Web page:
October 13 - November 10, 2007
Fast Forward premieres two new pieces by ELIZABETH SIMONSON. Both works simultaneously explore two major themes in her work: static structures that serve as an index of repetitive and time-based activity. Whisper consists of thousands of thin wires stretched across the floor in spider-leg like fashion. As delicate as hair in their consistency, each hand-placed wire arches over the segmented floor panel as their ends puncture the surface at increasing distances apart. Consisting of over 4,000 wires, the structure is governed by one organizing principle: the system behind the work is what dictates the visual outcome. Just as nature grows through the evolution of previous generations, the structure of Whisper is dependent on sequential logic. Accompanying Whisper is Sweet, a video that animates each sequence of Whisper. Every still is generated from color-coded drawings done by Simonson that were essential in the organization of Whisper. The result is a hypnotic steady march toward a chaotic complex conclusion of color, line, and pattern.
The enormous task of both building and sequencing aspect of her systems underscores the complex relationship between a rigid and fixed formula with the limitations of material and maker. Simonson has consistently been intrigued with the aspiration of doing something with machine-like perfection while knowing that the fallibility of the human condition will come into play, creating unpredictable and complex beauty. The structures she creates function like living organisms, with their own inherent logic and fragility.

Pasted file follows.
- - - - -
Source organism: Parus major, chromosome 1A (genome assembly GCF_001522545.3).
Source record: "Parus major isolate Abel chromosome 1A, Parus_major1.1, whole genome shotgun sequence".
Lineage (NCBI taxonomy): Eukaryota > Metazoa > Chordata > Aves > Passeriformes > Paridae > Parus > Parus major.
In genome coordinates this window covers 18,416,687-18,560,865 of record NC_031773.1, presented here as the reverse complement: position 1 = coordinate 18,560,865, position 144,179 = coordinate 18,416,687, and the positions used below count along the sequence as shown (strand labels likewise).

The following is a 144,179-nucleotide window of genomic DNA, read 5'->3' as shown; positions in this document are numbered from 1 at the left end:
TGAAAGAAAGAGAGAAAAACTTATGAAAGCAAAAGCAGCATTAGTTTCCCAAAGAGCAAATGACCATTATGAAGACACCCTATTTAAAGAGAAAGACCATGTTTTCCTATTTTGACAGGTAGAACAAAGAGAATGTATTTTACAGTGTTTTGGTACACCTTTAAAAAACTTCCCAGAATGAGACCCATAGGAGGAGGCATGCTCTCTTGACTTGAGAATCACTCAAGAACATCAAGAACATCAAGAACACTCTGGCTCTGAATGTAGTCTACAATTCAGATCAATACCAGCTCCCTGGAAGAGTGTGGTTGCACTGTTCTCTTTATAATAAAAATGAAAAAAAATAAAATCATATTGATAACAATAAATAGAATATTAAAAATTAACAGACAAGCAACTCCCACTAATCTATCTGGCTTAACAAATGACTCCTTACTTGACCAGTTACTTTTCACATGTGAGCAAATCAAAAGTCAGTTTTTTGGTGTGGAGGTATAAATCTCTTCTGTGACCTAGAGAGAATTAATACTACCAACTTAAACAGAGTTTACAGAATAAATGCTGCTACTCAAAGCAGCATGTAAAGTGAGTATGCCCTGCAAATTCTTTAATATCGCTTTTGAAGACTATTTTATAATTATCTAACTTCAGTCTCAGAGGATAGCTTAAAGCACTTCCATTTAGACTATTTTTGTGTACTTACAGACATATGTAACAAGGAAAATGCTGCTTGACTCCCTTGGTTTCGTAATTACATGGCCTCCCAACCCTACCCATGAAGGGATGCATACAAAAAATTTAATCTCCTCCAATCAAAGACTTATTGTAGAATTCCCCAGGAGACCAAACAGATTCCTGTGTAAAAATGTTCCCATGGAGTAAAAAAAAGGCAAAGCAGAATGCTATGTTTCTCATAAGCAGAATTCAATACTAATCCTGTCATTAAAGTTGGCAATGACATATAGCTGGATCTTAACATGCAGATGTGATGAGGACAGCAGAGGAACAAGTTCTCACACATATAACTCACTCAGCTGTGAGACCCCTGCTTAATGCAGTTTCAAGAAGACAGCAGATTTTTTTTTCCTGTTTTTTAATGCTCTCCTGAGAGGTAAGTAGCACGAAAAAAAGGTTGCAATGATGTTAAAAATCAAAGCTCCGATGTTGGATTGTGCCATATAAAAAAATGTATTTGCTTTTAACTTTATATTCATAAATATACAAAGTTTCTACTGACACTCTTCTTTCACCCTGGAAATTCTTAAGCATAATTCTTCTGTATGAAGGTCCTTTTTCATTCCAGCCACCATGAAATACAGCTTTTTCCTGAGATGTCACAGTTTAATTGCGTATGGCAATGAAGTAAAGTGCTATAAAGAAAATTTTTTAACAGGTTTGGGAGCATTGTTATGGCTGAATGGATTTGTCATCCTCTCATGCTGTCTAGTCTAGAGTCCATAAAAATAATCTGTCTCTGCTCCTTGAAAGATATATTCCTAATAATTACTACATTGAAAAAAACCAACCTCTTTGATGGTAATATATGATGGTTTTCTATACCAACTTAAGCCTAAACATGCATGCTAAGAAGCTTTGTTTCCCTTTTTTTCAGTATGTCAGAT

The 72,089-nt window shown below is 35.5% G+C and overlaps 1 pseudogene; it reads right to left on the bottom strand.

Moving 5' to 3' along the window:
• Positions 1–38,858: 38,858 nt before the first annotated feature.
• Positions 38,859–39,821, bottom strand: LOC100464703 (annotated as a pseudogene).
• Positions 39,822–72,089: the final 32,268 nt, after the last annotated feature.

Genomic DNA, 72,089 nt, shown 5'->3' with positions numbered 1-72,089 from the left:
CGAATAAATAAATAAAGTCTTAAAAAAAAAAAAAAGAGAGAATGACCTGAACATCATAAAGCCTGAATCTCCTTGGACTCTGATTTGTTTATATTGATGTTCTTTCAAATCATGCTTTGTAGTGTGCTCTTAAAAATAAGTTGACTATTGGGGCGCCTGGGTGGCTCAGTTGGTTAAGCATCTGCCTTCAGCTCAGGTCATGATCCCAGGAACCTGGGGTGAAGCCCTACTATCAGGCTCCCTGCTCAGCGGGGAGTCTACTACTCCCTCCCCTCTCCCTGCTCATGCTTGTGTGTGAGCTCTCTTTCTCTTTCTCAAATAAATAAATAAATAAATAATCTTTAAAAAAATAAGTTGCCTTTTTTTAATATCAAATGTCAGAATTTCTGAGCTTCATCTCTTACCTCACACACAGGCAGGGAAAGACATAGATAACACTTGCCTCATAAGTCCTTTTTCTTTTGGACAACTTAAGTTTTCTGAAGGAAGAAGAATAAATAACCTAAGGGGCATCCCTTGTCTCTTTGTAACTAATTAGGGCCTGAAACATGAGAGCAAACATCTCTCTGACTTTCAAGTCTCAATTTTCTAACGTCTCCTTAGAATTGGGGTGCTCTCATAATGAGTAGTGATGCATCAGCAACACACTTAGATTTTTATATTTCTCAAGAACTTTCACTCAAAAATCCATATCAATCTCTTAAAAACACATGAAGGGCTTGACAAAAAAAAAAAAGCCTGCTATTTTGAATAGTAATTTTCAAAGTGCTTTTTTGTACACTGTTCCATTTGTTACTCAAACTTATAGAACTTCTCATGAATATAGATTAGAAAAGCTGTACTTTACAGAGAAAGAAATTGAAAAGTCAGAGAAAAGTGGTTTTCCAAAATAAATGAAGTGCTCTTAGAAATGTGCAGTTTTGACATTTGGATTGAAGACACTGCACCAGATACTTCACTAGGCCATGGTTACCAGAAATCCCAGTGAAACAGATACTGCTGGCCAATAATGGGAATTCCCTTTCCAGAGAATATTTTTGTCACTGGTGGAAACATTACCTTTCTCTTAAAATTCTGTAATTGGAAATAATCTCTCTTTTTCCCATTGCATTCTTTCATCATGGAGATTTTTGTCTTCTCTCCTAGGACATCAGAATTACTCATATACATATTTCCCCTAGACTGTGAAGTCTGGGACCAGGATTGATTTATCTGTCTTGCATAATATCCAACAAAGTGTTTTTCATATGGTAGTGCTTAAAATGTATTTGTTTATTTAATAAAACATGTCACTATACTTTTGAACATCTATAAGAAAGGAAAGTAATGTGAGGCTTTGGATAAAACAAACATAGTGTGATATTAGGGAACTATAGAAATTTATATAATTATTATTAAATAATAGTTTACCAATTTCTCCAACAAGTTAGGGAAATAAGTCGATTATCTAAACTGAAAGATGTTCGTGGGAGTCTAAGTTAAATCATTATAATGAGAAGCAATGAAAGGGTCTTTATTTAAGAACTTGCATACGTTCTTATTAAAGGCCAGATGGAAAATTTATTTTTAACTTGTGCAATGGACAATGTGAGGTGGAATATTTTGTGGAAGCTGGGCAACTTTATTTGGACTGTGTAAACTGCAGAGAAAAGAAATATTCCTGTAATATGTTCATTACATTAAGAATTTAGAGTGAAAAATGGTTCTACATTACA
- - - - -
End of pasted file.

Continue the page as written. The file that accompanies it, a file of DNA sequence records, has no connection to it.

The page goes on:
Smaller studies works on paper related to the work above complete the show.
ELIZABETH SIMONSON is a visual artist based in New York City who has explored aspects of nature, algorithms, and imperfect systems throughout her career. A graduate of Hunter College's Master of Fine Arts program, Elizabeth originally moved to New York from her native Minneapolis to pursue a career as a professional ballet dancer with the Feld Ballet. Her familiarity with time-based, performative art forms has informed her exploration of sequentially based installations that at times take weeks to construct and are often very temporal in their existence. Her work has been shown in numerous public institutions that include the Kohler Art Center, Krannert Art Museum, Addison Art Gallery, Austin Museum of Fine Art in addition to galleries in Los Angeles and New York. Her work can be found in collections of the Museum of Modern Art, Goldman Sachs Collection, Hunter College, as well as numerous private individuals across the country.